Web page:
Every woman has a milestone moment when thinking about her breasts. Perhaps buying your first bra. Nursing a baby for the first time. Deciding they were fine just as they are, or deciding to make a change. Or the day you discovered you had breast cancer, or were declared cancer-free.
There have also been a lot of breast-related moments when breasts took center stage—figuratively and literally.
According to the American Cancer Society, the oldest surviving description of cancer comes from roughly 3000 BC, and appears in an ancient Egyptian textbook on surgery that includes descriptions of eight cases of breast tumors or ulcers that were treated, rather horrifyingly, via cauterization with a tool known as the “fire drill.”
The first female and male ever shown on film nude appeared between 1884 and 1887, as part of film-pioneer Eadweard Muybridge’s series of men and women walking up and downstairs. It wasn’t until 1915, however, that a leading actress was shown, nude, in a mainstream film. Jayne Mansfield is perhaps thought of as most as being the true “pioneer” in going topless on film: In 1963’s “Promises! Promises!” she was the first woman in American feature sound film to bare her breasts and bum.
The first person to patent a brassiere was a woman named Marie Tucek, who in 1914 created a device with separate “pockets” for the breasts, straps for the shoulders and a hook-and-eye closure, but the design failed to catch on. Credit for the creation of the first “modern” bra goes to Mary Phelps Jacob, who took two silk handkerchiefs and some ribbon and made her own.
According to Grammarphobia, the first recorded use of the word “boob” to refer to a woman’s breasts (well, “boobies,” to be exact) appeared in Henry Miller’s 1934 “Tropic of Cancer.” The Random House dictionary says the word “booby” (in its use as slang for breast, not referring to the seabird or to a dunce) had its origins in the 1930s.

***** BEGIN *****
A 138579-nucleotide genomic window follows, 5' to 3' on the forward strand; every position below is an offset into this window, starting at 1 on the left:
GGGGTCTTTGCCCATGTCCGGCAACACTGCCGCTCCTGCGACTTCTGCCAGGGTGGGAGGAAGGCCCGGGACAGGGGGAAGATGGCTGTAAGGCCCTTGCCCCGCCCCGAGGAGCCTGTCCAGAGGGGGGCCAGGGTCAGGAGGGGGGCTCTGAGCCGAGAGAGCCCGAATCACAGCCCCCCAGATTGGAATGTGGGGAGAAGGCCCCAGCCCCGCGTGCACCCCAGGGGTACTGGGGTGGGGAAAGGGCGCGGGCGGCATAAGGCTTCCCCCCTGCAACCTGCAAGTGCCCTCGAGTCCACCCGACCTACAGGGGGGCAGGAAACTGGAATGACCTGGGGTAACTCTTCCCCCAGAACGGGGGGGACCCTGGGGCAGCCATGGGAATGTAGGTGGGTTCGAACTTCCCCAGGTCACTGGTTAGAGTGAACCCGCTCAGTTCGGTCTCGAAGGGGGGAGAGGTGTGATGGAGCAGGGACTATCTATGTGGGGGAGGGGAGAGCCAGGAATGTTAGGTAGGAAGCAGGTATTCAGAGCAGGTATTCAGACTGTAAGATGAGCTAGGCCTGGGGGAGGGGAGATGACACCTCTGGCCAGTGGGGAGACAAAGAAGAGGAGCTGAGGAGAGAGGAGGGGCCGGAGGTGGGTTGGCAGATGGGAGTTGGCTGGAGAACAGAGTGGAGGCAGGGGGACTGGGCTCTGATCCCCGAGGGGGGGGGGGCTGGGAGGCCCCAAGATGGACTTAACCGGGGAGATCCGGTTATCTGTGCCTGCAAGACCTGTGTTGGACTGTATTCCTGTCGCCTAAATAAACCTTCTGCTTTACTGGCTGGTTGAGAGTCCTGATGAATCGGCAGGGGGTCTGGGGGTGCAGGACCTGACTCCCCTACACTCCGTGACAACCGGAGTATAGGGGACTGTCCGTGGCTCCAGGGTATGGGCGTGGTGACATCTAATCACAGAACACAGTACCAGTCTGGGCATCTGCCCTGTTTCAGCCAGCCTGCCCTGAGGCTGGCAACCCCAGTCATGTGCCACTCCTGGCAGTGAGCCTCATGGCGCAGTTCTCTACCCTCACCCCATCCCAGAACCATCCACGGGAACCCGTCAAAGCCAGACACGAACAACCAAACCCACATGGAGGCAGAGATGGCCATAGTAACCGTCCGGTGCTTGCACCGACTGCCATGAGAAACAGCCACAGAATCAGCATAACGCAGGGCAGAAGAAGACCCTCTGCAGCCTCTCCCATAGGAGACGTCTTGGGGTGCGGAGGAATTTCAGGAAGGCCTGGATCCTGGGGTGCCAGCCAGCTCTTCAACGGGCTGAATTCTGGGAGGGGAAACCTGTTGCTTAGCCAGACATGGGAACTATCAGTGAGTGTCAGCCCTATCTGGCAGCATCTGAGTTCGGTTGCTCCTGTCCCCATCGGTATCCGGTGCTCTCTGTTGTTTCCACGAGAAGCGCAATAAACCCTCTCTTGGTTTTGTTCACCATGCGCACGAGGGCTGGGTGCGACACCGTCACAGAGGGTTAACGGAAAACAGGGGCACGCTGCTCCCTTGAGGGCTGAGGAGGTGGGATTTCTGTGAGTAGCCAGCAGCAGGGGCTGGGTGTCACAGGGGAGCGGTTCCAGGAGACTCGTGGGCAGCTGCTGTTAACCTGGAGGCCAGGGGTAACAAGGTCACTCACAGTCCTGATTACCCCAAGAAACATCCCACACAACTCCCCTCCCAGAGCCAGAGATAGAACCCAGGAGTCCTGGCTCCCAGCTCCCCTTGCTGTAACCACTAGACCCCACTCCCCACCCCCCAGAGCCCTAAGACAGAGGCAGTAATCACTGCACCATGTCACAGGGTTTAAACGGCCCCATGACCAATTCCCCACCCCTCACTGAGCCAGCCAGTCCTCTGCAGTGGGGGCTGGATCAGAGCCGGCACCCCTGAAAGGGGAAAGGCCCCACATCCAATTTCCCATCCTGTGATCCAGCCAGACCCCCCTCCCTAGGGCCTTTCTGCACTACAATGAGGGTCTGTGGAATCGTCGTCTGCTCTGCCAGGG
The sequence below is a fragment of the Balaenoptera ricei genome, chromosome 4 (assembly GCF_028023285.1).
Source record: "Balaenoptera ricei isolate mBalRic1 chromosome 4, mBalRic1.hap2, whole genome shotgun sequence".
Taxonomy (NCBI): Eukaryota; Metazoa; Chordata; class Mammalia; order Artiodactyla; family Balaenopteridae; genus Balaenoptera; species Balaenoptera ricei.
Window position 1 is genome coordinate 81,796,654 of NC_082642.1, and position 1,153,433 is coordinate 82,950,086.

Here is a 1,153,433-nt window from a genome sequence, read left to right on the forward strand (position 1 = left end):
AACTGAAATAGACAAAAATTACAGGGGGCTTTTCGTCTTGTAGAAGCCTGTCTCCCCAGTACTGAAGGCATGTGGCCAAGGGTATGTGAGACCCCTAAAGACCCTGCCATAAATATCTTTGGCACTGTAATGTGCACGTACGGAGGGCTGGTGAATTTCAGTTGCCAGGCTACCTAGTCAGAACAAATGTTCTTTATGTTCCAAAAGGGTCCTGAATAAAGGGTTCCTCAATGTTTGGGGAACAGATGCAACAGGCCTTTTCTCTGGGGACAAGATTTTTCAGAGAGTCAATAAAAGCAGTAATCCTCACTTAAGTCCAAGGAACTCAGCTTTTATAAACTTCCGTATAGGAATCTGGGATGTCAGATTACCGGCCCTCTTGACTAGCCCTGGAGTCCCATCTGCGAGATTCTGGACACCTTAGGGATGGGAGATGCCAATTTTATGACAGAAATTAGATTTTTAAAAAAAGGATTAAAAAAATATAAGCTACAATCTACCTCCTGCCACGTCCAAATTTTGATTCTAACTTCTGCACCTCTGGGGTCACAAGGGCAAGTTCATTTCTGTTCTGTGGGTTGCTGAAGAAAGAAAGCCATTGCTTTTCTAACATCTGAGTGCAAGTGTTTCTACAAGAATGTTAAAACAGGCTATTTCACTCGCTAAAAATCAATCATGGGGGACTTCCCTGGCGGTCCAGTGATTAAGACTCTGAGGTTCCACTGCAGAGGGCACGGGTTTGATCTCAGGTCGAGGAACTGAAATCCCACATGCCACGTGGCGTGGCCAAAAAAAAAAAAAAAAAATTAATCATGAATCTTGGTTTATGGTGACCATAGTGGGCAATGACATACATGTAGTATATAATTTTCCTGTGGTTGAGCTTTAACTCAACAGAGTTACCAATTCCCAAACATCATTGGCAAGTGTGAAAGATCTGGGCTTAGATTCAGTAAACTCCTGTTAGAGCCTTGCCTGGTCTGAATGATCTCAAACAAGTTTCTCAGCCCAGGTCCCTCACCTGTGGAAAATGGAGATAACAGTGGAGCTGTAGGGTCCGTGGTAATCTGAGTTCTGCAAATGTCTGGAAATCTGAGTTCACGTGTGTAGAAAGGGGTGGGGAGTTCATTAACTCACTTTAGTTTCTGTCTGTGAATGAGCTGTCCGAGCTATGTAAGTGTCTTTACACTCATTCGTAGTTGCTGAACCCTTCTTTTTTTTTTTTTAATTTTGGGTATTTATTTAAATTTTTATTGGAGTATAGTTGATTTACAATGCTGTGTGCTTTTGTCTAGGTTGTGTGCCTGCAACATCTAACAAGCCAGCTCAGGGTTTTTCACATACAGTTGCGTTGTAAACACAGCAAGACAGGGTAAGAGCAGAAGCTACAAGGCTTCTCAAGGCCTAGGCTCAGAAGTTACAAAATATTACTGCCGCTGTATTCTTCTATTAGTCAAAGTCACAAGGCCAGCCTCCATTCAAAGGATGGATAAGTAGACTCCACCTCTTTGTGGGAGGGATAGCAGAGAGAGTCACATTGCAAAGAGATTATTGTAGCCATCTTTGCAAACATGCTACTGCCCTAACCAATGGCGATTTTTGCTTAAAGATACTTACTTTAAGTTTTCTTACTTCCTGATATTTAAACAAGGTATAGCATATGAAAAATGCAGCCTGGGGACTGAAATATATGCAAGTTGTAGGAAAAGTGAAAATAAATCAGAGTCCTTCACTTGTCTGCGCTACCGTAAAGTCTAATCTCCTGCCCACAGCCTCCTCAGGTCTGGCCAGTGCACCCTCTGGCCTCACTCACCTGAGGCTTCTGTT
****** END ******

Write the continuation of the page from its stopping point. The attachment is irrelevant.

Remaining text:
Frederick Mellinger, the man behind the eponymous lingerie company Frederick’s of Hollywood, is credited with inventing the push-up bra in 1948.
In 1956, at a time when breastfeeding rates in the U.S. had dipped to roughly 20 percent, the first-ever meeting of La Leche League was held at the home of Mary White, a mother of six who was pregnant with her seventh child.
The first silicone breast implants were invented by two plastic surgeons from Texas and in 1962, then 29-year-old Timmie Jean Lindsey, became the first person to receive them. She’d gone in to have tattoos removed from her breasts, and was told she’d be a perfect candidate for the procedure.
According to the American Society for Aesthetic Plastic Surgery, in 2012 there were more than 1.7 million cosmetic procedures performed in the U.S. and breast augmentation (any procedure to change the size or shape of breasts) was at the top of the list.
In 1968, a small crowd of women gathered to protest the Miss America pageant. They may have intended to burn their bras, but did not do so because of concerns over fire safety (the protest took place on the wood boardwalk in Atlantic City.) The women threw bras, girdle, mops and copies of Playboy magazine into trash cans, but a New York Post article mentioned bra burning, and thus an enduring symbol of “angry” feminism was born.
Healthcare providers have been performing breast X-rays for decades, but modern film mammography has only existed since 1969 — the first year that X-ray units designed to be used specifically for breast imaging were invented.
The first Victoria’s Secret was opened in 1977 by Roy Ramond in the Stanford Shopping Center in California, with a $40,000 bank loan and $40,000 he borrowed from relatives. Today, Victoria’s Secret has more than 1,000 stores across the U.S.
When Madonna went on tour for her 1990 Blonde Ambition tour, she brought with her a garment that will go down in pop-culture history: The Jean-Paul-Gaultier-designed cone bra and corset. The pink silk costume (she’s since worn newer iterations) sold in a Christie’s auction for $52,000, Billboard reports.
In 1994, geneticist Mary-Claire King discovered the BRCA1 gene. Harmful mutations to that gene can increase a woman’s risk of developing breast and ovarian cancer. The second so-called breast cancer gene — BRCA2 — was discovered by scientists in England one year later.
In February 2004 Justin Timberlake exposed Janet Jackson’s nipple during a Superbowl halftime performance. The singers maintain it was an accident — a wardrobe malfunction.